A new strain of ransomware has infected thousands of Linux web servers in the past two months, according to a news report.

ZDNet said this morning that the strain is dubbed Lilocked, which is the extension the malware puts on infected files.

Lilocked doesn’t encrypt system files, according to the news story, just a small subset of file extensions, such as HTML, SHTML, JS, CSS, PHP, INI, and various image file formats. As a result, infected servers continue to run normally.

ZDNet reported that the French security researcher Benkow has calculated that Lilocked has encrypted more than 6,700 servers, many of which have been indexed and cached in Google search results. However, ZDnet noted the number of victims is suspected to be much much higher. Not all Linux systems run web servers, it points out, and there are many other infected systems that haven’t been indexed in Google search results.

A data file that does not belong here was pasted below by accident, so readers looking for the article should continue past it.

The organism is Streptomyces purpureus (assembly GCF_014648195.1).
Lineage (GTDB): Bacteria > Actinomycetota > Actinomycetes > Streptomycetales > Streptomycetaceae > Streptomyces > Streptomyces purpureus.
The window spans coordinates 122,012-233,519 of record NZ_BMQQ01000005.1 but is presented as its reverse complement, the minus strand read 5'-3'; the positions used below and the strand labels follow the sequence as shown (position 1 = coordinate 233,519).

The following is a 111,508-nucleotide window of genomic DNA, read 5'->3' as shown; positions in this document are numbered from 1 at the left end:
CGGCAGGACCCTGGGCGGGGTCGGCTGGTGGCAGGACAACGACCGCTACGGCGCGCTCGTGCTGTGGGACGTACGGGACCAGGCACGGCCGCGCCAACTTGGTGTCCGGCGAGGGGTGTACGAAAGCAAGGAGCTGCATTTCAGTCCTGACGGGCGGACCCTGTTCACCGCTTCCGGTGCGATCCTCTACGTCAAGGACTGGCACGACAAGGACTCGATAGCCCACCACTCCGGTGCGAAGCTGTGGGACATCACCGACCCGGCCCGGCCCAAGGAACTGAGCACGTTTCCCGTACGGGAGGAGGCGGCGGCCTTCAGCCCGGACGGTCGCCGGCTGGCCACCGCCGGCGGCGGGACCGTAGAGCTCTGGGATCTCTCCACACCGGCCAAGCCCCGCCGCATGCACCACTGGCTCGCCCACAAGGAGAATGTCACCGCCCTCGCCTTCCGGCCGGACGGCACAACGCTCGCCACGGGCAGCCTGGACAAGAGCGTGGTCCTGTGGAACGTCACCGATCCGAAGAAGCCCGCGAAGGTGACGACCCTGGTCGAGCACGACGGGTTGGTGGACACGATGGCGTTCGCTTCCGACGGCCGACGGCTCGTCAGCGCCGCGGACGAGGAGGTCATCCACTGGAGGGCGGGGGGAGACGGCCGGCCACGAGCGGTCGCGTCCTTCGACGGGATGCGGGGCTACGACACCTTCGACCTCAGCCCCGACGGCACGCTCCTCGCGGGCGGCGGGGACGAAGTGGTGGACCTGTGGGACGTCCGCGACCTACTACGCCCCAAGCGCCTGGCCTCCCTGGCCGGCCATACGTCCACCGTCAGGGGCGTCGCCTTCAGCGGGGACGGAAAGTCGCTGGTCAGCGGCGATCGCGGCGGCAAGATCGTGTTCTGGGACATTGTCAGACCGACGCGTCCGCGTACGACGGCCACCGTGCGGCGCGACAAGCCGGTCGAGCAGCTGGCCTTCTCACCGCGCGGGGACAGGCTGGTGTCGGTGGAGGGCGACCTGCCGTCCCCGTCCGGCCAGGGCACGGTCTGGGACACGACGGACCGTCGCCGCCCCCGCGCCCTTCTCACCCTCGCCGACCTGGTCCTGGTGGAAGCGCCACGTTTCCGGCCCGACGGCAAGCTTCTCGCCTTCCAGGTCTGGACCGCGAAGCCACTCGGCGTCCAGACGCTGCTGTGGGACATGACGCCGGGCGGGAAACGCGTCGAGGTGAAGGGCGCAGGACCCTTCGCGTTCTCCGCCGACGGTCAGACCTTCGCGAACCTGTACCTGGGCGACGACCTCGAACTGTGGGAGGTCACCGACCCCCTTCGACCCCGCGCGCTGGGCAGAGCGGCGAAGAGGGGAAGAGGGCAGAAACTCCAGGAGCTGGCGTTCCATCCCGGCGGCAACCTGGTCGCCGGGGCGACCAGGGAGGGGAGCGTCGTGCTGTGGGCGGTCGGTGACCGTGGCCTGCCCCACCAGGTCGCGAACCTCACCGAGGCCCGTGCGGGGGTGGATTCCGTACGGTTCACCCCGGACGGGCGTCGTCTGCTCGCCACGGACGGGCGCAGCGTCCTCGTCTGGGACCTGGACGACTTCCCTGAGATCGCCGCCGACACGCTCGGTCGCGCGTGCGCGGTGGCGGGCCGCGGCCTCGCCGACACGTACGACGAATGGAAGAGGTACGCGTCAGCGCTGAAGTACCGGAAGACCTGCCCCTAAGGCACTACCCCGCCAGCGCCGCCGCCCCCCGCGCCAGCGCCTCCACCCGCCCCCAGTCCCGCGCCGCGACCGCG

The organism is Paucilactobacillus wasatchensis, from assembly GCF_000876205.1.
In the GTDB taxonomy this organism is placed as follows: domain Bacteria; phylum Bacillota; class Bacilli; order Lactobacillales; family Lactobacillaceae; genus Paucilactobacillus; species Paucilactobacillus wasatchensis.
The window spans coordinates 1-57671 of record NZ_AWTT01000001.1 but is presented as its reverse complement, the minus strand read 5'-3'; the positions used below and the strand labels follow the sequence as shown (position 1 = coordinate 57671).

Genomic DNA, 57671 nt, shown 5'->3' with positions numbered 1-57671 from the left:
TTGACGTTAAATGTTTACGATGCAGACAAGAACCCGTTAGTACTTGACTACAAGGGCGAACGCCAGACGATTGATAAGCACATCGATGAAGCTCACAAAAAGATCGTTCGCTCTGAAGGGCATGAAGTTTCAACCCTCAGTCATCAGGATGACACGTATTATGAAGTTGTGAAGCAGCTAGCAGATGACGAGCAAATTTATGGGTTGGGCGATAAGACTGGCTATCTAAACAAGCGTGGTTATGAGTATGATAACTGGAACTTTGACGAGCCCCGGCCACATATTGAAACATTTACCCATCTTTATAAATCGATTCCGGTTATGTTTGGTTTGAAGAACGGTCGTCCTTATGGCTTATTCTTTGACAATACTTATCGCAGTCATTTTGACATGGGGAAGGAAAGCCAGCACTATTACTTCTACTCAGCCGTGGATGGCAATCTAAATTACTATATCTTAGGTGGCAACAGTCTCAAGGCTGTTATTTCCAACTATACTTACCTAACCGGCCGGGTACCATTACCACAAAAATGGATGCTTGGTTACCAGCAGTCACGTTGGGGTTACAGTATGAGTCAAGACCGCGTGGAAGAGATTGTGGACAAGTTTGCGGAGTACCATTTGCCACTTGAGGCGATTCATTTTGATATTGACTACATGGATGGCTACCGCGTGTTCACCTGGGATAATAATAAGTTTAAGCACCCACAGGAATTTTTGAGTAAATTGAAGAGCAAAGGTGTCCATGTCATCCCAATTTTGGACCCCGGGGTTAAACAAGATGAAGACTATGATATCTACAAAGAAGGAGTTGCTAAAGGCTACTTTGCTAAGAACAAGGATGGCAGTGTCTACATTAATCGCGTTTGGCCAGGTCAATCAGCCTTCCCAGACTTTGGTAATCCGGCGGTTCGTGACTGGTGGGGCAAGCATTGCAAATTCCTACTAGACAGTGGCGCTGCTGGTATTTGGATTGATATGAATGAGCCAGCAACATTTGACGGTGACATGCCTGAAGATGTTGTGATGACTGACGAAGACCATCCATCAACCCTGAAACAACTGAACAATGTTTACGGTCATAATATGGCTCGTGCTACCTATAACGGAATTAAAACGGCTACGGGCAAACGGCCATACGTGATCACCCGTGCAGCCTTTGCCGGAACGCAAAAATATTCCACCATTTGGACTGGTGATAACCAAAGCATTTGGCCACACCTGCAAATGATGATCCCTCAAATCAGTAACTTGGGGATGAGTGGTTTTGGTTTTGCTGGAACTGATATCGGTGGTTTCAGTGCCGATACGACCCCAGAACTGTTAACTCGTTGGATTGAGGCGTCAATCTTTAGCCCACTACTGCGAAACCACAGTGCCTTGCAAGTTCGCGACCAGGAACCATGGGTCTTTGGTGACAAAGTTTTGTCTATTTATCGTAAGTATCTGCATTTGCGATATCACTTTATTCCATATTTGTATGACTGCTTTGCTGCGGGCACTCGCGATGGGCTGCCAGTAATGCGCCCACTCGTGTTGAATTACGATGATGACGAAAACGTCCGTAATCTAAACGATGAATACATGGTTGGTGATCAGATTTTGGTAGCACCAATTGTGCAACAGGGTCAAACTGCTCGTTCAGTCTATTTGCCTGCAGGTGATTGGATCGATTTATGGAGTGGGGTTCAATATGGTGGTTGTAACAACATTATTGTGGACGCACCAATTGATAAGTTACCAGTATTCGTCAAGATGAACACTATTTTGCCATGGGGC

Victims are asked to transfer 0.030 Bitcoin (worth roughly US$325) to a digital wallet.

At this early stage the way those behind Lilocked breaches servers and encrypts their content isn’t known. The news story says a thread on a Russian-speaking forum theorizes it might be targeting systems running outdated Exim (email) software. It also mentions that the ransomware managed to get root access to servers by unknown means.

Security experts have suggested that servers must be protected through strong passwords, multi-factor authentication and regular patching.

First reports of infections date to mid-July, says the news story, after some victims uploaded the Lilocked ransom note/demand on ID Ransomware, a website for identifying the name of the ransomware that infected a victim’s system.

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